I have to tell you a secret. Come closer. I don't want those boys who made fun of me for being chubby to hear this.
I don't like doughnuts.
See? I couldn't let them hear that. It might destroy their vision of me ripping into Hostess packages after school. I wouldn't want them to know that I really ate apple slices and popcorn, maybe the occasional sandwich.
Well, now that we have that out of the way, I can tell you something else. I really do like doughnuts, but only if they are homemade. My mom never made homemade doughnuts. We had a Dick's Market down the street, so in the eyes of the residents of my small town, there was no need for homemade doughnuts. (Dick's does make pretty good doughnuts. Almost good enough to tempt me.)
Rachel Good's Glazed Potato Doughnuts
from Martha Stewart Living
8 oz. russet potatoes, peeled and sliced
1/4 cup warm water, plus 6 Tbsp.
1 Tbsp. active dry yeast
1 cup milk, scalded
1/4 cup solid vegetable shortening (can use butter)
3/4 cup granulated sugar, divided
1 tsp. salt
2 large eggs, lightly beaten
5 cups all-purpose flour, plus more if needed for dough and dusting work surface
2 quarts vegetable oil, plus more for oiling bowl (I used canola)
4 cups confectioners' sugar
1 tsp. pure vanilla extract
1/2 tsp. ground cinnamon
Line 2 baking sheets with parchment paper.
Place potatoes in a small saucepan and cover with cold water. Cook until tender, about 15 minutes. (I boiled unpeeled, whole potatoes because I couldn't be bothered with the extra step of peeling beforehand and slicing them. It worked great.)
Put potatoes through a ricer, food mill, or sieve into a medium bowl. Set aside.
Place 1/4 cup warm water in a bowl, sprinkle with yeast, stir gently and let stand 5-10 minutes until it is creamy.
Combine the scalded milk, sugar and shortening in the bowl of an electric mixer fitted with a paddle attachment. Let stand until it cools to just warm to the touch. Add the yeast, eggs, and potato. Mix well. Switch to a dough hook and add the 5 cups all-purpose flour. Beat on medium speed, adding more flour if needed until the dough is smooth and elastic, about 5 minutes.
Transfer the dough to a large, oiled/greased bowl. Cover with plastic wrap and let rise until doubled, about 55 minutes. (Mine took longer because my kitchen was cold.)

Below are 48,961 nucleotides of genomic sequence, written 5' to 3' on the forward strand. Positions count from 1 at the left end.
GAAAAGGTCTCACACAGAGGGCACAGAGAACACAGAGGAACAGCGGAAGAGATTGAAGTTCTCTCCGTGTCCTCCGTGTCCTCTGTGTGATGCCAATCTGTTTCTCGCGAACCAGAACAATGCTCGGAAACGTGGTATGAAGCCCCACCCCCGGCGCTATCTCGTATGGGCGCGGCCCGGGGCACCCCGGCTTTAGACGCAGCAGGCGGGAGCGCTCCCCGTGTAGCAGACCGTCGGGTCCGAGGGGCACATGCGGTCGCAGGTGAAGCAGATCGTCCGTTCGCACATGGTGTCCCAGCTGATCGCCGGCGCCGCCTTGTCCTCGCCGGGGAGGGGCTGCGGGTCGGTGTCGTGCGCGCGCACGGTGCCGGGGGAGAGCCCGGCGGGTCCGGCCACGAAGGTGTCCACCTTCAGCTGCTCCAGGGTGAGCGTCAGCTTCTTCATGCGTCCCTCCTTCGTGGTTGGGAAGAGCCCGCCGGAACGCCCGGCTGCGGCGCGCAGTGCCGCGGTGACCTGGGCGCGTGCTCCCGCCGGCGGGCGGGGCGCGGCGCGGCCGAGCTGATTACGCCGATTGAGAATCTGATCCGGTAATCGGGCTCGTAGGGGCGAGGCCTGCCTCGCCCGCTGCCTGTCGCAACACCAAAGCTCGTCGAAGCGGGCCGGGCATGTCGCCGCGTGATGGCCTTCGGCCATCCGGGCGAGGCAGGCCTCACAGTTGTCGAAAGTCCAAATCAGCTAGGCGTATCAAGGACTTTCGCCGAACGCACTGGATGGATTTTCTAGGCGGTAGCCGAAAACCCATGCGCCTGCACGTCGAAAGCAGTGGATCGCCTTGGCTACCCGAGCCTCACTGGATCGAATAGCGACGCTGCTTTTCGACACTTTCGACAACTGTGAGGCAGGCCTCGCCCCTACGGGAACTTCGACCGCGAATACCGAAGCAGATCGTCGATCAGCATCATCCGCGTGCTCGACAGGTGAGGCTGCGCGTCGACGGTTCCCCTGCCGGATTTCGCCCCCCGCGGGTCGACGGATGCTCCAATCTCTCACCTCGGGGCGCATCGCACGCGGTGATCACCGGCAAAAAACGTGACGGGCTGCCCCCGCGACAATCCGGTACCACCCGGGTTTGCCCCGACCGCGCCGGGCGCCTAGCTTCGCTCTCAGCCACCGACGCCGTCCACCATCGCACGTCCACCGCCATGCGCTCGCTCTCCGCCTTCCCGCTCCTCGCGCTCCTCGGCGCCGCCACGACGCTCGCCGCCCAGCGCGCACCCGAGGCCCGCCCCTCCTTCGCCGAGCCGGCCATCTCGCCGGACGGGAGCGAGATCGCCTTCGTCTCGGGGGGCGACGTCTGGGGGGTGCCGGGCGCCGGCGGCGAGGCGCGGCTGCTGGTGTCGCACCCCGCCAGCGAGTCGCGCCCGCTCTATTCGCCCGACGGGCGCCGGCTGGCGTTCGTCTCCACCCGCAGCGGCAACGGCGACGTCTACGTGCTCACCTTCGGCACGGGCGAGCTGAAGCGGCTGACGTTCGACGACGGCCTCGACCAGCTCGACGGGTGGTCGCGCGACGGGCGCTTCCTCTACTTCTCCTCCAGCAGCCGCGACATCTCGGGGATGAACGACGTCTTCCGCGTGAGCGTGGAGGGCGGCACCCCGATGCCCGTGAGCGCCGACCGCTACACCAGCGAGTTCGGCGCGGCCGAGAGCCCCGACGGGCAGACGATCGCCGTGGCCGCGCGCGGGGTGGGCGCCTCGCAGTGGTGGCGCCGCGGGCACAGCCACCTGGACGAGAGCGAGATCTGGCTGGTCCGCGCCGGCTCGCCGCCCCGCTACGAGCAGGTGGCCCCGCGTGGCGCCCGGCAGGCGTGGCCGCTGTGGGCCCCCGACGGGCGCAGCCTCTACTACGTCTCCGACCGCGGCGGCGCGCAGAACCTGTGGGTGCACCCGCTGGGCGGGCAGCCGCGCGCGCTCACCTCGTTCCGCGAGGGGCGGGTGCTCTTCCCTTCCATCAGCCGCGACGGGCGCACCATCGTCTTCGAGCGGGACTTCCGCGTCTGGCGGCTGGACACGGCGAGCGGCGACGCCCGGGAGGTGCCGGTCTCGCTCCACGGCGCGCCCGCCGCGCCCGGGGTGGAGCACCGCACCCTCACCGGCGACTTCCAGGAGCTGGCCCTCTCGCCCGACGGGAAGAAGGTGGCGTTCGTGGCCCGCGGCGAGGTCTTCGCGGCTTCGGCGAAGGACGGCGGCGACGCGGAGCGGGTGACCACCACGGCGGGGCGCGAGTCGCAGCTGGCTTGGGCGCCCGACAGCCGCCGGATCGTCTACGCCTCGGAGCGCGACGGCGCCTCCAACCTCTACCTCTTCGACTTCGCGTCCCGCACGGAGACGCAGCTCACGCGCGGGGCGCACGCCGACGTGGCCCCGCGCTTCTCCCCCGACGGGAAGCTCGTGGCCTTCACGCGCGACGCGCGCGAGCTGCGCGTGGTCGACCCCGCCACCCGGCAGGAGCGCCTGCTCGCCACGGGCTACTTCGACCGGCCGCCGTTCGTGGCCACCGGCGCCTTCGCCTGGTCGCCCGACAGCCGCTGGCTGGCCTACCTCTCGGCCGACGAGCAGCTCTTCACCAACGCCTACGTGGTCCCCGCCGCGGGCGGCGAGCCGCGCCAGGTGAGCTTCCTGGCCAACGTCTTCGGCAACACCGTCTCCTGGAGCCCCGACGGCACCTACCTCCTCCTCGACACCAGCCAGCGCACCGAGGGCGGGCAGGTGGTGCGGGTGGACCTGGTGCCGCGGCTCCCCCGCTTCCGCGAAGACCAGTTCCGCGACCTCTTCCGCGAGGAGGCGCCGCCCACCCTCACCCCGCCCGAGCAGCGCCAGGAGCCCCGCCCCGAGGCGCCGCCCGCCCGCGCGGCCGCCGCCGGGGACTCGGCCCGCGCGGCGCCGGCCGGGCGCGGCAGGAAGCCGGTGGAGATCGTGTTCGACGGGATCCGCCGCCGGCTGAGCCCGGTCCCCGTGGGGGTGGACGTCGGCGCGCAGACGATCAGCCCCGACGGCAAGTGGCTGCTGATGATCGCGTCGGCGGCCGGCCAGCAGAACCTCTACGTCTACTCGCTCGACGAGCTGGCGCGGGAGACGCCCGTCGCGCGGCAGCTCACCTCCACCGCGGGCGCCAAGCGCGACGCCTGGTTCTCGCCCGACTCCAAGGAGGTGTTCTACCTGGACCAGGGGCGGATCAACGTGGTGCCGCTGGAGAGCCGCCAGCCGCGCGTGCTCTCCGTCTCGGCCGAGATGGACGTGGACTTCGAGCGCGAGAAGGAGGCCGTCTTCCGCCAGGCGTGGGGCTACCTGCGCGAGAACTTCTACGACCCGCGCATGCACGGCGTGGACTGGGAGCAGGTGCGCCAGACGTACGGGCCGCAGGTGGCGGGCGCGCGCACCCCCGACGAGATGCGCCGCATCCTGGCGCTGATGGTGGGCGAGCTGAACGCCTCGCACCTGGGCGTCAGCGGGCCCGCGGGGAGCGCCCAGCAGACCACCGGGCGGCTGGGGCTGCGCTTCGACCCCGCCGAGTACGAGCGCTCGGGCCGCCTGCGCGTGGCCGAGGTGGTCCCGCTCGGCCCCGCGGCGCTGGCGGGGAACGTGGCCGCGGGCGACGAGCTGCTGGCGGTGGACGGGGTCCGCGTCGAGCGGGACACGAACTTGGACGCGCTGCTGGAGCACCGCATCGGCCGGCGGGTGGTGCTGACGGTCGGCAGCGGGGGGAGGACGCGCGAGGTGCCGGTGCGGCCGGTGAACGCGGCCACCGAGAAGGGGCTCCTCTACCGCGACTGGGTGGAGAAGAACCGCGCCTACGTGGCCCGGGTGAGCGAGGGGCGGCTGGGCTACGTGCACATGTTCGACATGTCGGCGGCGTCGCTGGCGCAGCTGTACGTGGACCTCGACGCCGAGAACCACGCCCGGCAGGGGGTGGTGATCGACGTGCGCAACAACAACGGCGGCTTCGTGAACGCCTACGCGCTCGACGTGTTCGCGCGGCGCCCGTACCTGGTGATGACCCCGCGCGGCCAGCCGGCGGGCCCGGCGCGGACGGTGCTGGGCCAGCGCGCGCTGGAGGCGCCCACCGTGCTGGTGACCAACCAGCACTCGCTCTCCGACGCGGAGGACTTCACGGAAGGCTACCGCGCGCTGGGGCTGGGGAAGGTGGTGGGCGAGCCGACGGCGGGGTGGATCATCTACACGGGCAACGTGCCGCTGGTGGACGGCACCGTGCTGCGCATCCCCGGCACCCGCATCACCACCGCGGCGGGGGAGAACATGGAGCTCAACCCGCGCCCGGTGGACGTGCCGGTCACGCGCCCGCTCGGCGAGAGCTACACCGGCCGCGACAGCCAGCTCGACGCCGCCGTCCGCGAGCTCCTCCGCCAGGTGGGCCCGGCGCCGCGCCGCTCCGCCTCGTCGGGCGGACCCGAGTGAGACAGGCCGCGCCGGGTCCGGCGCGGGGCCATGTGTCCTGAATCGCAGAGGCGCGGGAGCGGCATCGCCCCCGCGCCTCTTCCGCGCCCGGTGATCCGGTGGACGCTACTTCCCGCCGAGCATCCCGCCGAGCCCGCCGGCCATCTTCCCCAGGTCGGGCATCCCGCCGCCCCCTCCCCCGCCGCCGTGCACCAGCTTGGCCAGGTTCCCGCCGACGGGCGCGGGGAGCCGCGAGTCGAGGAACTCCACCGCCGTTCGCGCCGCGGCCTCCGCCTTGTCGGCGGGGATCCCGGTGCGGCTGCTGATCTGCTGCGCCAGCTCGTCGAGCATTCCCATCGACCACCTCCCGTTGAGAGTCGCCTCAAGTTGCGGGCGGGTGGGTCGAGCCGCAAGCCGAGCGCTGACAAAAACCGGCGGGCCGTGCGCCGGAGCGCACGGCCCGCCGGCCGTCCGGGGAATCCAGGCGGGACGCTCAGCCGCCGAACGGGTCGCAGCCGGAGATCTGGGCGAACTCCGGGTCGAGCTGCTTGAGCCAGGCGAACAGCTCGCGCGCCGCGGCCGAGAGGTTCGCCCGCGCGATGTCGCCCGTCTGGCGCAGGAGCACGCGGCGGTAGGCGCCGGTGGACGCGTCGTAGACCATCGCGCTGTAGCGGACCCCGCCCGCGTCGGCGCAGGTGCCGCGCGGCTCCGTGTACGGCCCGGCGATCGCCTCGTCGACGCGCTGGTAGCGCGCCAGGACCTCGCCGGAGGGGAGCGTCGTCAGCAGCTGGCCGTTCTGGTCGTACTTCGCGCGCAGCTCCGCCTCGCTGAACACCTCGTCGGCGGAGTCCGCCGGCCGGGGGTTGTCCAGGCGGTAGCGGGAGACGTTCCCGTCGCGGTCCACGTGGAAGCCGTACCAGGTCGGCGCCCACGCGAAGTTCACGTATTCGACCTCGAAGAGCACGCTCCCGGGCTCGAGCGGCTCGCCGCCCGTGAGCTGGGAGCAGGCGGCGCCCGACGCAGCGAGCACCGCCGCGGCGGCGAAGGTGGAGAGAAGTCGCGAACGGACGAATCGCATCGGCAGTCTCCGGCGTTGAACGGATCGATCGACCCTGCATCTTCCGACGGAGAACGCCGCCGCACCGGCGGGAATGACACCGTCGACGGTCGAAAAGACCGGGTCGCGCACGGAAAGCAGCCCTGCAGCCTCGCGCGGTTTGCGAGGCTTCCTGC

Lightly flour a smooth, clean surface with flour. Transfer dough to the surface and roll out 1/2" thick. Use a 2 1/2" round doughnut cutter. (I used a round biscuit cutter and a large piping tip to cut out the center hole.) Place cut doughnuts onto parchment paper, cover loosely with plastic wrap and let rise until dough has risen by 1/3.
If glazing the doughnuts, make the glaze by whisking together the confectioners' sugar with vanilla and 6 Tbsp. water. Set aside. Mix remaining 1/2 cup sugar with 1/2 tsp. cinnamon in a medium bowl and set aside.
To fry the doughnuts:
Heat the oil in a large, low-sided saucepan over medium heat until the oil registers 375 degrees F. Gently drop doughnuts, a few at a time, into the hot oil and fry for 1-2 minutes on each side. Drain on several layers of paper towels. (We use brown paper bags or newspaper.) Fry the doughnut holes, if desired.
Place a cooling rack over a baking sheet and dip the doughnuts one at a time into the glaze or cinnamon and sugar. Set on the doughnuts on the rack to "dry." Roll the remaining doughnuts in the sugar mixture. Repeat with the doughnut holes.
Serve warm. Makes about 3 dozen.
At the last minute, I realized I didn't have any confectioners' sugar on hand, so I didn't make any of the glaze. I have made this recipe before and the doughnuts are really good with the glaze. We had to settle for rolling all of them in sugar, which was just fine. (But I missed the glaze.)
I rolled out some of the dough into a large round and cut it into equally sized wedges. I fried them and instead of glazing them or rolling them in sugar, we topped them (after they had cooled a bit) with dulce de leche.
My husband was a Mormon missionary in Chile and said his favorite treat was a sopaipilla topped with dulce de leche. This was my attempt to recreate that. He said it was pretty close. In any case, it's pretty darn tasty. My kids couldn't get enough. (Obviously.)
I made these for a service project for the 12-16 year old girls at church. I doubled the recipe, which meant I had doughnuts all over the house. But, they ate a ton and had a few to take home, so it was alright. I suggest only making one recipe or even halving it unless you plan on serving them to a crowd.
They taste okay the next day, but after that they are too stale.
*You can also check out Azucar's blog for her recipe for Spudnuts. I'm going to make these (I think, I hope) to take to our neighbors this week for Christmas. I'll let you know how it goes. Print this post